The restoration and preservation of Cottonpickin’ Chickenpickers provides a fairly unusual example of how neglect and disinterest occasionally pays off in dividends.

This ultra-cheap, Florida Everglades-filmed cornpone slapstick musical just happened to be shot on decent quality 35mm color negative stock, then just happened to have a very limited theatrical release (and so, the original camera negative wasn’t subjected to much use). Then it most likely sat on a shelf – evidently in decent storage conditions – for a couple decades (aside from one so-so transfer, with bad sound, for video release) before The Restorationists got our hands on it. We were delighted by its vivid, swampy greens and blues, and thrilled that it had not sustained significant physical damage over the years.

For such a pennywise production, it had the strength of high quality studio recordings of its musical numbers, which “pop” fairly well for coming off an old optical negative track (no magnetic masters were available). Remastering the music also proved to be similarly straightforward.

Where things got tricky in Cottonpickin’ territory was in color timing of the day-for-night sequences, however. The astute viewer may observe that several key scenes, notably the “chickenpicking” sequence of the title, are clearly photographed in daylight, but intended to look like the middle of the night. This common trick would be finalized not in the camera, but later, in the lab at the final stages of making 35mm prints, with the operator deciding how dark the scene should be. If no adjustments are made, the prints come out looking “as shot”… which, of course, is wrong. The same workflow applies for transferring to digital.

Unfortunately, nearly everyone associated with the original production of the film is dead or missing, so we had no one to consult on a proper “look”. The only reference print that exists is an entirely faded-to-red release version, and was of no use whatsoever.*

The Restorationists color consultant Ross Lipman carefully graded these sequences in multiple passes, comparing them against each other, and against the scenes bookending them, to make them appear as “natural” as possible – while still maintaining the inevitable day-for-night appearance, just as it would’ve been done upon original release. Is it exactly as it appeared in 1967? We will never know.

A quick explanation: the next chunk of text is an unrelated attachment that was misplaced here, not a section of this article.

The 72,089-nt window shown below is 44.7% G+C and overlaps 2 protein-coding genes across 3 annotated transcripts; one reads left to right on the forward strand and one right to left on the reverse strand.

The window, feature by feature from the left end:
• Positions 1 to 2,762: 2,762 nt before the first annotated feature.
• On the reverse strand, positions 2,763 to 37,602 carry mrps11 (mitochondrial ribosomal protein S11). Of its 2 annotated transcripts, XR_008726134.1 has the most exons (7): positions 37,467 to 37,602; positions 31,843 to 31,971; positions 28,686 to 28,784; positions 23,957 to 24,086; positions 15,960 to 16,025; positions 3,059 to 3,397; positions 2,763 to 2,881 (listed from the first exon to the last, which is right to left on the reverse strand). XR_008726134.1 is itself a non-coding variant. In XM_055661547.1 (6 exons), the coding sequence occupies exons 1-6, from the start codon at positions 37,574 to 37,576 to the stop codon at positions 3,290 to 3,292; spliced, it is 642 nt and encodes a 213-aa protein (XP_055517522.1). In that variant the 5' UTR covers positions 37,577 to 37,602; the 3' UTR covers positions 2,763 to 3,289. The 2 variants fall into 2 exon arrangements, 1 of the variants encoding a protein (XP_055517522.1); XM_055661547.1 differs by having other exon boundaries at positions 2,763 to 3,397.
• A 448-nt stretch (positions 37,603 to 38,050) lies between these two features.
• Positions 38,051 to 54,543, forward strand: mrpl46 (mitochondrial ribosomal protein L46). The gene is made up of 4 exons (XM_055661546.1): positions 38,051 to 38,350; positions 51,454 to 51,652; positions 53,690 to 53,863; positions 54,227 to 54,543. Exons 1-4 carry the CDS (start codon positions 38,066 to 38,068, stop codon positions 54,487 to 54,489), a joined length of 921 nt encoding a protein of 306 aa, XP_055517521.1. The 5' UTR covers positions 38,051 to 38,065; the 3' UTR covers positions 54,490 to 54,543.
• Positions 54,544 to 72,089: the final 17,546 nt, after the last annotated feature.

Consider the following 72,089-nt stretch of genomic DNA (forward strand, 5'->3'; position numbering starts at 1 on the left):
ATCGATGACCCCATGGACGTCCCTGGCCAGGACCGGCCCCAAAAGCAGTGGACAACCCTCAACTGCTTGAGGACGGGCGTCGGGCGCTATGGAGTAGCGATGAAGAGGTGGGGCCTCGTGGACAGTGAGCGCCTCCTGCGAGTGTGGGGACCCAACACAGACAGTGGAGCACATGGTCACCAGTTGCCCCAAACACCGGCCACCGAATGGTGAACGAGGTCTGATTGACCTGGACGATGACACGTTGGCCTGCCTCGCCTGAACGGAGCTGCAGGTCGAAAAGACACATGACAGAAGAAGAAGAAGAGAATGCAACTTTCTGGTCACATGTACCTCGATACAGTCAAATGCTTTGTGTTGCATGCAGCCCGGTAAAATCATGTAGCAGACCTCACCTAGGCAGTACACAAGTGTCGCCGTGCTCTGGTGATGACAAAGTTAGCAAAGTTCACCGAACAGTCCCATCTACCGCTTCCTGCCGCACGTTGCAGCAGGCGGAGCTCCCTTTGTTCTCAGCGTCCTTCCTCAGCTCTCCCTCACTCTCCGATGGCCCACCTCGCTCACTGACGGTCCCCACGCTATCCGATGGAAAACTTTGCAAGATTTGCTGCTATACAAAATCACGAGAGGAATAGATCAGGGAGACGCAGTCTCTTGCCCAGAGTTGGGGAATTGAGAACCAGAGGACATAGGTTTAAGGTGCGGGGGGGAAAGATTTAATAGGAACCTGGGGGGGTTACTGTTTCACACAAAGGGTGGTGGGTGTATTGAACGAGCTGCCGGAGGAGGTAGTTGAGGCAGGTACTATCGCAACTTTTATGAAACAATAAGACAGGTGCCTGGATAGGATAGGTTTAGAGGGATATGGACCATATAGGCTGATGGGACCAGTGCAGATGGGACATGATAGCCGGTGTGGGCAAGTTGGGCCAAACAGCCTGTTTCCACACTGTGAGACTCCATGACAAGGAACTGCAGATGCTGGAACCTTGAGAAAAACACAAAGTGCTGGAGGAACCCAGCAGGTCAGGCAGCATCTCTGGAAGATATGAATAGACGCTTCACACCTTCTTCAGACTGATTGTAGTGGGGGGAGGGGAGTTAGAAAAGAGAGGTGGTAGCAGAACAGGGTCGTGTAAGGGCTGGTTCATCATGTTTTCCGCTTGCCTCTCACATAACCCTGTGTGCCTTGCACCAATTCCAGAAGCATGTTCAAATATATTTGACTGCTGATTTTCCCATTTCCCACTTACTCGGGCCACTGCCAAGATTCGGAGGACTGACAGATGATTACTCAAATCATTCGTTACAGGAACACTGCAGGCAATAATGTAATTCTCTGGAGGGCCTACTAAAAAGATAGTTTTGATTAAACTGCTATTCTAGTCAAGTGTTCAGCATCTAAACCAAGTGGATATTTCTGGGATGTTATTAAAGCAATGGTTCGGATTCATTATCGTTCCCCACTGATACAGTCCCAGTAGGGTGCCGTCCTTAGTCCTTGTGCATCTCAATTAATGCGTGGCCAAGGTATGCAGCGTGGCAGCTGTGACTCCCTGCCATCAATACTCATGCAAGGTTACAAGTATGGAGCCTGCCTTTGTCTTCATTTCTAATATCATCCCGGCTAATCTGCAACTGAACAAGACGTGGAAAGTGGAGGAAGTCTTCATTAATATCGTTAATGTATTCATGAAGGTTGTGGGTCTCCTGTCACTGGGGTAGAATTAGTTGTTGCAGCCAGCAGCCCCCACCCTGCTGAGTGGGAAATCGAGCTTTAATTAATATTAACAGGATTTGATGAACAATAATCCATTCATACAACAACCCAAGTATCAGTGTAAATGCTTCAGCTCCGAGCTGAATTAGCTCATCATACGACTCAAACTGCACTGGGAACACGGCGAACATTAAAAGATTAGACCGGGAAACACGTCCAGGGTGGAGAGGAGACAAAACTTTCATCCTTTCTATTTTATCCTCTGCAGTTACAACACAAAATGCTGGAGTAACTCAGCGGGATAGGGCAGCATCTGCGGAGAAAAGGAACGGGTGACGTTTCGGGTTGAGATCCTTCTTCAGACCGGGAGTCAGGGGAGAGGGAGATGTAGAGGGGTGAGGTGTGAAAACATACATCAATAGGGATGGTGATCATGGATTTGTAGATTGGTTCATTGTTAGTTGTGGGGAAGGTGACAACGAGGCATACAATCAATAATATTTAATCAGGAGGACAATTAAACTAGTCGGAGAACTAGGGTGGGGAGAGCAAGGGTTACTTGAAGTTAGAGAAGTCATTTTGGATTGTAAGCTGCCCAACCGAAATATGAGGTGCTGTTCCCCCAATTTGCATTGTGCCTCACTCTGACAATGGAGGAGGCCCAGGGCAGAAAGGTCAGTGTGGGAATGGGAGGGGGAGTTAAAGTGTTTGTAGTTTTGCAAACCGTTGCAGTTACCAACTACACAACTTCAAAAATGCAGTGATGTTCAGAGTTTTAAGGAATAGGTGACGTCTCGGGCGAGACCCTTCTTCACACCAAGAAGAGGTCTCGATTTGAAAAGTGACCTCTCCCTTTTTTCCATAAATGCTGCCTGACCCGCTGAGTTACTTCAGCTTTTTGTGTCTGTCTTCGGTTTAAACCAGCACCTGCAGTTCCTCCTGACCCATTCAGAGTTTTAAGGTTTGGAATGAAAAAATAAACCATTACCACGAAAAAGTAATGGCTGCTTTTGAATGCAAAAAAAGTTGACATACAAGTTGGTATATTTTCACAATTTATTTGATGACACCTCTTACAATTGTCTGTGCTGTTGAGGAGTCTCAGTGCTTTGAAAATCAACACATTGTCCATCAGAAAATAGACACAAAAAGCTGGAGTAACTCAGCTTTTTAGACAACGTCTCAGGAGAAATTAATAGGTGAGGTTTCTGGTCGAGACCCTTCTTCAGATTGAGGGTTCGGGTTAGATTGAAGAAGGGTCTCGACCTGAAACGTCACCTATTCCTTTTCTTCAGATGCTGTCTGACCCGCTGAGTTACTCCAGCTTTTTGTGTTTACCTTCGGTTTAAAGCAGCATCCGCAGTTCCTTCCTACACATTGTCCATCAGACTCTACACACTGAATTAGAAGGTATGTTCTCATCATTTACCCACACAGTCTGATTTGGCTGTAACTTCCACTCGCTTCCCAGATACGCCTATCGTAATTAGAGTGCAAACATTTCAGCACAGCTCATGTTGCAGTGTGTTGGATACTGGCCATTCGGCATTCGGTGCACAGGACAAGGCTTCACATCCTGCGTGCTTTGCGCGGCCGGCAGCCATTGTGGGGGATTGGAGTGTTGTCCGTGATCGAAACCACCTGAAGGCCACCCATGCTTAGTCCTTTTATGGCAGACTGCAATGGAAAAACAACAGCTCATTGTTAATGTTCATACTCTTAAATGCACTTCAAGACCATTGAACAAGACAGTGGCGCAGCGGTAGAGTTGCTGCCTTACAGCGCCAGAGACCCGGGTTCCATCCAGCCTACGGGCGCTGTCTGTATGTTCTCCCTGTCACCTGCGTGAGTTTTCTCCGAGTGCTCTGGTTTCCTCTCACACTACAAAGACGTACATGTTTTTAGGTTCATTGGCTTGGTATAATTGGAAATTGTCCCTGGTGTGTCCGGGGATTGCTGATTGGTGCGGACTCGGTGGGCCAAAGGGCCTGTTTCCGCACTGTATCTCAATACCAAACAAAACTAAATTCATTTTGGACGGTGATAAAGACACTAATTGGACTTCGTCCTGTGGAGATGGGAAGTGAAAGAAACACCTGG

As with all such projects, film restoration is a fluid and somewhat subjective process – the original’s integrity and intent are the paramount goal, and there are many roads one can take to get there, each of which may make a minor detour. It’s safe to say, however, that Cottonpickin’ Chickenpickers -- given its provenance, even in original release – has never looked better than it does in 2018. Is that a good thing? Jump in the Amphicar and find out for yourself.

*Cottonpickin’ Chickenpickers’ digital restoration is, to this writer, a perfect rebuttal to the “an original print is always best” stance which some film buffs insist upon. All existing 35mm prints – and that means all – have faded entirely to an unwatchable crimson red. There is little primary color remaining, because they were all printed on the poor Eastman Kodak stock of the time, which faded very quickly, without exception. There is simply no way to see the film in color on projected film in 2018 unless a new negative is made, at great expense, from this digital restoration.


Peter Conheim is a film curator and preservationist based in El Cerrito, California. He is also the co-founder of the performing group Wet Gate, which uses only “found footage” and 16mm film projectors to create a live cinema collage, sampling the sound from the film tracks in real time, as well as Mono Pause, a long-running “Situationist rock” group (and its Southeast Asian music spin-off, Neung Phak) and a member of “culture jamming” legends Negativland. His Cinema Preservation Alliance non-profit organization is dedicated to the long-term survival of endangered motion pictures of all stripes.